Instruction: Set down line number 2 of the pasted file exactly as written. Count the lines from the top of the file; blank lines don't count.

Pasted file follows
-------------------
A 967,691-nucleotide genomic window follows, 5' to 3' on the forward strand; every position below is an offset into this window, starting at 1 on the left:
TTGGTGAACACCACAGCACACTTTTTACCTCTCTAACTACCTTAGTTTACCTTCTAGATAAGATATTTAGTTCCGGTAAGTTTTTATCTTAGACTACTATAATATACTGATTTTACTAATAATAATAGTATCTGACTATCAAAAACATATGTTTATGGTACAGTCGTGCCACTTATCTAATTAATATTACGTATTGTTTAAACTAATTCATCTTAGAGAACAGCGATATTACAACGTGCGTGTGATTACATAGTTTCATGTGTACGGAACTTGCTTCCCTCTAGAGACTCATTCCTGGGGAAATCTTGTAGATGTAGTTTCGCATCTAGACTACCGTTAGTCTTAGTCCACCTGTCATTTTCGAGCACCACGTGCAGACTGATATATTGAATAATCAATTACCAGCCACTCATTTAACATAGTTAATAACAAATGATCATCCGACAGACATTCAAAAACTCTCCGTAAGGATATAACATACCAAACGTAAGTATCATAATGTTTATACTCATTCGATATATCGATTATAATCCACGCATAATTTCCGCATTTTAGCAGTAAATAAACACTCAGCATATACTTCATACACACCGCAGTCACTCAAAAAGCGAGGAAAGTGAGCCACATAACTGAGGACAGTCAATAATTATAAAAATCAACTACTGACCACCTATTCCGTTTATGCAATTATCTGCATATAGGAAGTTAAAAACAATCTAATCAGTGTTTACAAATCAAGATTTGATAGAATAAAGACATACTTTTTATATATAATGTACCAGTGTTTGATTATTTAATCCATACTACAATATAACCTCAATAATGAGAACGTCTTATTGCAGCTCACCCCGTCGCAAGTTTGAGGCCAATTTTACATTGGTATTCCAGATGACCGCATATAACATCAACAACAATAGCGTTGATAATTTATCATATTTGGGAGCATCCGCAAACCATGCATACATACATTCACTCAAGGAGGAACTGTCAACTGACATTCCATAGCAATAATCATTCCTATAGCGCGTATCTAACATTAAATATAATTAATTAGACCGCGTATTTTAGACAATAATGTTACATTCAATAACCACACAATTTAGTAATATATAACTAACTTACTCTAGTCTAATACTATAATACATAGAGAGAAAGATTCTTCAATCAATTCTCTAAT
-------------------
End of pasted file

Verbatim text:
TTGGTGAACACCACAGCACACTTTTTACCTCTCTAACTACCTTAGTTTACCTTCTAGATAAGATATTTAGTTCCGGTAAGTTTTTATCTTAGACTACTATAATATACTGATTTTACTAATAATAATAGTATCTGACTATCAAAAACATATGTTTATGGTACAGTCGTGCCACTTATCTAATTAATATTACGTATTGTTTAAACTAATTCATCTTAGAGAACAGCGATATTACAACGTGCGTGTGATTACATAGTTTCATGTGTACGGAACTTGCTTCCCTCTAGAGACTCATTCCTGGGGAAATCTTGTAGATGTAGTTTCGCATCTAGACTACCGTTAGTCTTAGTCCACCTGTCATTTTCGAGCACCACGTGCAGACTGATATATTGAATAATCAATTACCAGCCACTCATTTAACATAGTTAATAACAAATGATCATCCGACAGACATTCAAAAACTCTCCGTAAGGATATAACATACCAAACGTAAGTATCATAATGTTTATACTCATTCGATATATCGATTATAATCCACGCATAATTTCCGCATTTTAGCAGTAAATAAACACTCAGCATATACTTCATACACACCGCAGTCACTCAAAAAGCGAGGAAAGTGAGCCACATAACTGAGGACAGTCAATAATTATAAAAATCAACTACTGACCACCTATTCCGTTTATGCAATTATCTGCATATAGGAAGTTAAAAACAATCTAATCAGTGTTTACAAATCAAGATTTGATAGAATAAAGACATACTTTTTATATATAATGTACCAGTGTTTGATTATTTAATCCATACTACAATATAACCTCAATAATGAGAACGTCTTATTGCAGCTCACCCCGTCGCAAGTTTGAGGCCAATTTTACATTGGTATTCCAGATGACCGCATATAACATCAACAACAATAGCGTTGATAATTTATCATATTTGGGAGCATCCGCAAACCATGCATACATACATTCACTCAAGGAGGAACTGTCAACTGACATTCCATAGCAATAATCATTCCTATAGCGCGTATCTAACATTAAATATAATTAATTAGACCGCGTATTTTAGACAATAATGTTACATTCAATAACCACACAATTTAGTAATATATAACTAACTTACTCTAGTCTAATACTATAATACATAGAGAGAAAGATTCTTCAATCAATTCTCTAAT